Science, Maths & Technology
  • Video
  • 5 mins
  • Level 1: Introductory

Noble gases

Updated Tuesday 17th July 2007

Noble gases. Some balloons. A rooftop. Watch what happens...


Copyright The Open University

Text version

Here are five of the six noble gases: helium, neon, argon, kypton and xeon. They're all colourless and transparent. Krypton and xeon form compounds only with difficulty. Helium, neon and argon don't form compounds at all.

As we descend the group in the periodic table the atomic number and relative atomic mass increases. The gasses get denser.

Helium - helium is lighter than air. Neon is just lighter. Argon and krypton - I've just got to unstick these from the anchorage... Argon and krypton are both heavier than air. And xeon, xeon is the heaviest of the lot, you've heard of a lead balloon, well this is it.

The science

The noble gases, in order of their density, are helium, neon, argon, krypton, xenon and radon. They are called noble gases because they are so majestic that, in general, they don’t react with anything. For this reason they are also known as inert gases.

The noble gases are present in the atmosphere in small amounts:

  • 0.934% Argon
  • 0.0018% Neon
  • 0.00052% Helium
  • 0.00011% Krypton
  • 0.000009% Xenon

Most of the noble gases are extracted from the air, except for helium. Helium is a product of radioactive decay (the alpha particle) and is found naturally in rocks. Most of the helium used nowadays comes from natural gas, of which it comprises 7%.

Helium, the lightest, is used for filling party balloons. It is also mixed with oxygen to create a mixture that divers can breathe at depth – the helium is not very soluble in the blood so it avoids the “bends”.

Neon is probably most famous for neon signs – a tube containing neon gas through which a current is passed which causes the gas to give out light. When mixed with helium it is used to make helium-neon lasers.

Argon is used as the inert atmosphere in many light bulbs – an electric current is passed through a wire to heat it up so that it gets so hot it emits light. At these temperatures the metal would react with any oxygen present which is why an inert gas is needed.

Krypton is used to produce white light for photography – again an electrical current is passed through the gas so it emits light.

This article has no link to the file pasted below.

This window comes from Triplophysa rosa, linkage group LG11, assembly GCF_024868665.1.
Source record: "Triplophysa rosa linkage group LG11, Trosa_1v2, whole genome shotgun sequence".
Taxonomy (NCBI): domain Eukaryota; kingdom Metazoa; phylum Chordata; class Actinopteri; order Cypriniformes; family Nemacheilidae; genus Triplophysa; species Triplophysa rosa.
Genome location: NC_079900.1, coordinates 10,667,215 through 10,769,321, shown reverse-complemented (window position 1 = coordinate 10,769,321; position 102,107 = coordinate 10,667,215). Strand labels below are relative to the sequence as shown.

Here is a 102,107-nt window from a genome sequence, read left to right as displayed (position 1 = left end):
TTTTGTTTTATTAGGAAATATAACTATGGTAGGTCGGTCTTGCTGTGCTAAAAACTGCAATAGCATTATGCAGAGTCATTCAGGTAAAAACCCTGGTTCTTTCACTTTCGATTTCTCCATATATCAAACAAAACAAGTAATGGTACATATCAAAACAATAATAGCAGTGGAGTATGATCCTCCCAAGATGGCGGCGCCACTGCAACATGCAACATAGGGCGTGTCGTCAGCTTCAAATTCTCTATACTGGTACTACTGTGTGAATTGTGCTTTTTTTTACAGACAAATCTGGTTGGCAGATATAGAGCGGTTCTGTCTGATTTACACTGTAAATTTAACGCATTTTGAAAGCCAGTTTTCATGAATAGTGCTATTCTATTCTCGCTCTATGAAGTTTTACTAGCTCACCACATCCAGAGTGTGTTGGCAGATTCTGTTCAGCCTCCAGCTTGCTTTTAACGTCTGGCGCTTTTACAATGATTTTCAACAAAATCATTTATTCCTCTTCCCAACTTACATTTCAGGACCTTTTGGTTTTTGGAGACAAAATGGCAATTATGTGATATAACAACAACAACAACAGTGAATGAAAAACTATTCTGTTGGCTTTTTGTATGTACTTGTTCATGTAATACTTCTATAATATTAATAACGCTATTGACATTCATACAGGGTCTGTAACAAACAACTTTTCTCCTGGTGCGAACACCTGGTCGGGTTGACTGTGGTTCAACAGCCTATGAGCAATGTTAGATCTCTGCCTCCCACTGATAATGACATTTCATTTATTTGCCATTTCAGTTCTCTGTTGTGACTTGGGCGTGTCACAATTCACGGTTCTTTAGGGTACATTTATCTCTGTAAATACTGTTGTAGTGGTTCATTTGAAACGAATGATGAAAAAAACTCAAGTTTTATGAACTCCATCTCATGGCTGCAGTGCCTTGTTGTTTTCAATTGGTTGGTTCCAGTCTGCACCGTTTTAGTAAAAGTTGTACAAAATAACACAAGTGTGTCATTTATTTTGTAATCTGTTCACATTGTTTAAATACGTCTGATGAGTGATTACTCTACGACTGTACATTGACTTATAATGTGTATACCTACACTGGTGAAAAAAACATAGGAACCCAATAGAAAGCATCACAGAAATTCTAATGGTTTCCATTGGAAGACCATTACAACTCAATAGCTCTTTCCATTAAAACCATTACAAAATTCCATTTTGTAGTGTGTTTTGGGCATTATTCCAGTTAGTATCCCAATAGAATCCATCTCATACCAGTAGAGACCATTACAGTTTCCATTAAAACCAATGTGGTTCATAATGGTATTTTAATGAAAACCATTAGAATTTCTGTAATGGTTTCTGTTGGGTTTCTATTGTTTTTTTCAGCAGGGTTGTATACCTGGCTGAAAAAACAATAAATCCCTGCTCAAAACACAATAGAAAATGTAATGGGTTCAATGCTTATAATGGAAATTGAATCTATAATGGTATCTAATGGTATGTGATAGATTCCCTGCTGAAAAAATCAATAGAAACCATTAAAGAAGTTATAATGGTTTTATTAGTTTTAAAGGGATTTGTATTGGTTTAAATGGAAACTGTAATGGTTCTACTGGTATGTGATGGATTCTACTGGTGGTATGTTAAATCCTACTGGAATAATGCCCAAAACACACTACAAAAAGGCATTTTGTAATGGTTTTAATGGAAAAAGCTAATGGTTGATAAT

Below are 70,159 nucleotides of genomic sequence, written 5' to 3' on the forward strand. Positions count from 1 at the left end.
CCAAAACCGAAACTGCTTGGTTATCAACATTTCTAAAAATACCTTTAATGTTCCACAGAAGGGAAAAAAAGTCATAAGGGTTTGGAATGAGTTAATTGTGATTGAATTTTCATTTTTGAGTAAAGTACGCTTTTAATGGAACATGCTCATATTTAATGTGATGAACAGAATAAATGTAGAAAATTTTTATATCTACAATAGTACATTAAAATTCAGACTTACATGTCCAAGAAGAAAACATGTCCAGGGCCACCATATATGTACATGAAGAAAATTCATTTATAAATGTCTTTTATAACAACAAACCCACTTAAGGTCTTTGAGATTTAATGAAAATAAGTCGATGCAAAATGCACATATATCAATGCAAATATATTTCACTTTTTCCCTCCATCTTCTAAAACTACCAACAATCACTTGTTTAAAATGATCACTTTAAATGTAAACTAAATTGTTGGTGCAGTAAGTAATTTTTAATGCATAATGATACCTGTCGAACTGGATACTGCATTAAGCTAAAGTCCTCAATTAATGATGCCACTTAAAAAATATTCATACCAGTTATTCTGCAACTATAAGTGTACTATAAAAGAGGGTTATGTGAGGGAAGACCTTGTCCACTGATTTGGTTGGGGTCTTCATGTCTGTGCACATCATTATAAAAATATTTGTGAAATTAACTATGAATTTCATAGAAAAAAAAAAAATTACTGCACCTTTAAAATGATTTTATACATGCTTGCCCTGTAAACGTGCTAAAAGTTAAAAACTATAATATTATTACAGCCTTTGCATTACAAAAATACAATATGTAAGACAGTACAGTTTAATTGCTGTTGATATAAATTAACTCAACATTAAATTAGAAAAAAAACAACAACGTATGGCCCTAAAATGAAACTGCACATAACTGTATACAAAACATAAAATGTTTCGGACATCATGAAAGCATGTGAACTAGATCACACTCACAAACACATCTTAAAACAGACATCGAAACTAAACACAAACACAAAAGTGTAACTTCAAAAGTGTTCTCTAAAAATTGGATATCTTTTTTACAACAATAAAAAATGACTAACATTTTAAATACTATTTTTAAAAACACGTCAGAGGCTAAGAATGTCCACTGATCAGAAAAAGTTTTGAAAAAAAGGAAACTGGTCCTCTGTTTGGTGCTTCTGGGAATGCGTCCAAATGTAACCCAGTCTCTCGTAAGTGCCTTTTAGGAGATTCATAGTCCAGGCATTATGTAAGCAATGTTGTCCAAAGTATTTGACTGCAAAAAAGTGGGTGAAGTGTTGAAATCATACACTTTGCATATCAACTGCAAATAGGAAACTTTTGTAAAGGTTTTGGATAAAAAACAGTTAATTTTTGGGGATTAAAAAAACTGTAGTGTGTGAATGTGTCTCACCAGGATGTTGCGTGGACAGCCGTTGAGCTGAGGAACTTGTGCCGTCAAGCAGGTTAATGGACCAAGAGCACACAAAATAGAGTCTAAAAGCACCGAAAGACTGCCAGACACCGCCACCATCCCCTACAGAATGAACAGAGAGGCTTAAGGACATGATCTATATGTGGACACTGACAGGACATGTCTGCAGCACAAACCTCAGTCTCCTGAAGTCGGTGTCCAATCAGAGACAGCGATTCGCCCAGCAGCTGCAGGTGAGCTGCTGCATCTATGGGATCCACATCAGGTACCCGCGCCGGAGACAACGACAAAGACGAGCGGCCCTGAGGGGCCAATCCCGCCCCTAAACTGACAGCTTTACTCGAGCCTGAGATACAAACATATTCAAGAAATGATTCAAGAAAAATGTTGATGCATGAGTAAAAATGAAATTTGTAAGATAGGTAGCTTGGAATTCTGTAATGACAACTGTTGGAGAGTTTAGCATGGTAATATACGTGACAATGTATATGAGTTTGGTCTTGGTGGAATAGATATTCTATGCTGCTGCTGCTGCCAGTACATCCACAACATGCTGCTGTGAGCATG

Xenon is again used in high quality lamps such as those used in lighthouses and in lasers.

Radon is a radioactive element. Radon gas is formed by decay of other radioactive elements and the concentration in the environment depends upon the types of rocks on which you live. For example, the granite in Dartmoor contains small amounts of uranium that forms radon, which can accumulate in buildings and drinking water. This leads to an increased risk of cancer.


For further information, take a look at our frequently asked questions which may give you the support you need.

Have a question?

Other content you may like

Elements of the Periodic Table Creative commons image Icon The Open University under Creative Commons BY-NC-SA 4.0 license activity icon

Science, Maths & Technology 

Elements of the Periodic Table

Explore the impact of chemical elements on our bodies, our world, and see how they changed the course of history

Carbon process: Upwelling Copyrighted image Icon Copyright: article icon

Science, Maths & Technology 

Carbon process: Upwelling

The turbulence of water in the oceans can send carbon on a journey.

Fruits of the vine Copyrighted image Icon Copyright: Yurok Aleksandrovich via audio icon

Science, Maths & Technology 

Fruits of the vine

An investigation into the chemistry of wine making from The New Curiosity Shop.

20 mins
Ever Wondered About... Food additives? Copyrighted image Icon Copyright: Production team article icon

Science, Maths & Technology 

Ever Wondered About... Food additives?

Are the additives in foods giving us more than just a longer shelf life and distinctive flavour?

Make a waterproof tent Copyrighted image Icon Copyright: Production team article icon

Science, Maths & Technology 

Make a waterproof tent

How would you set about waterproofing a tent if you only had what was to hand, your wits, and science to help?

Putting the elements in order Copyrighted image Icon Copyright: The Open University video icon

Science, Maths & Technology 

Putting the elements in order

See how patterns and trends between the chemical elements helped to shape the Periodic Table

5 mins
Birth of a drug Copyrighted image Icon Copyright: Used with permission free course icon Level 3 icon

Science, Maths & Technology 

Birth of a drug

The search for new medicinal products is one of the major driving forces behind the development and application of new synthetic methods. This free course, Birth of a drug, focuses on a specific case study that follows the development of a drug for the treatment of high blood pressure. It is a particularly good example of the application of organic chemistry in the pharmaceutical industry, and illustrates the scientific processes that are involved in the development of any new drug.

Free course
4 hrs
Mike Bullivant's diary: Underwater torch Copyrighted image Icon Copyright: Production team article icon

Science, Maths & Technology 

Mike Bullivant's diary: Underwater torch

Mike Bullivant's Sun and Sea diary, from the BBC/OU series Rough Science 2

Mosquitoes & Malaria Copyrighted image Icon Copyright: Production team article icon

Science, Maths & Technology 

Mosquitoes & Malaria

In the Rough Science programme Call of the Wild, Rough Scientist Ellen has to develop a mosquito repellent